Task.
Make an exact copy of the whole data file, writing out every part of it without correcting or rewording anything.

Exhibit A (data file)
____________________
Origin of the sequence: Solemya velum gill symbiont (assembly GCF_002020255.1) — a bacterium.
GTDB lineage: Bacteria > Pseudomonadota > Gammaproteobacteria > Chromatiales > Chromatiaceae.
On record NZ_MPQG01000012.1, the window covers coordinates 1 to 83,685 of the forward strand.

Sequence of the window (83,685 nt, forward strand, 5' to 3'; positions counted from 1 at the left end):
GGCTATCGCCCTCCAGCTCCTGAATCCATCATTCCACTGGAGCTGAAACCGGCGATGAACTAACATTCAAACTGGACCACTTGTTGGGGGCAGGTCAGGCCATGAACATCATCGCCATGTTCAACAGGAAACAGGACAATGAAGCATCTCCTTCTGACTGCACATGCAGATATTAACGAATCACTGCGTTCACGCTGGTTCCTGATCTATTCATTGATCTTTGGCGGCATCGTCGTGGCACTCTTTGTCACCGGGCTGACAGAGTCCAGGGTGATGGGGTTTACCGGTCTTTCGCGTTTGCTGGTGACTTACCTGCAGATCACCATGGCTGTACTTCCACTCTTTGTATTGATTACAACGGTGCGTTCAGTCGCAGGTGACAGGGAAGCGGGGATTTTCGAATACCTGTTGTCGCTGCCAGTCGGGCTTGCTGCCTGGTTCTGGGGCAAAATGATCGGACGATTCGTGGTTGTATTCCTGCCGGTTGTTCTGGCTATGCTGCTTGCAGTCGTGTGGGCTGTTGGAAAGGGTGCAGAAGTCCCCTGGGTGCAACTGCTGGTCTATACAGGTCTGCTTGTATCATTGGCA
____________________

Origin of the sequence: Solemya velum gill symbiont (assembly GCF_002020255.1) — a bacterium.
GTDB lineage: Bacteria > Pseudomonadota > Gammaproteobacteria > Chromatiales > Chromatiaceae.
On record NZ_MPQG01000012.1, the window covers coordinates 1 to 83,685 of the forward strand.

Sequence of the window (83,685 nt, forward strand, 5' to 3'; positions counted from 1 at the left end):
GGCTATCGCCCTCCAGCTCCTGAATCCATCATTCCACTGGAGCTGAAACCGGCGATGAACTAACATTCAAACTGGACCACTTGTTGGGGGCAGGTCAGGCCATGAACATCATCGCCATGTTCAACAGGAAACAGGACAATGAAGCATCTCCTTCTGACTGCACATGCAGATATTAACGAATCACTGCGTTCACGCTGGTTCCTGATCTATTCATTGATCTTTGGCGGCATCGTCGTGGCACTCTTTGTCACCGGGCTGACAGAGTCCAGGGTGATGGGGTTTACCGGTCTTTCGCGTTTGCTGGTGACTTACCTGCAGATCACCATGGCTGTACTTCCACTCTTTGTATTGATTACAACGGTGCGTTCAGTCGCAGGTGACAGGGAAGCGGGGATTTTCGAATACCTGTTGTCGCTGCCAGTCGGGCTTGCTGCCTGGTTCTGGGGCAAAATGATCGGACGATTCGTGGTTGTATTCCTGCCGGTTGTTCTGGCTATGCTGCTTGCAGTCGTGTGGGCTGTTGGAAAGGGTGCAGAAGTCCCCTGGGTGCAACTGCTGGTCTATACAGGTCTGCTTGTATCATTGGCA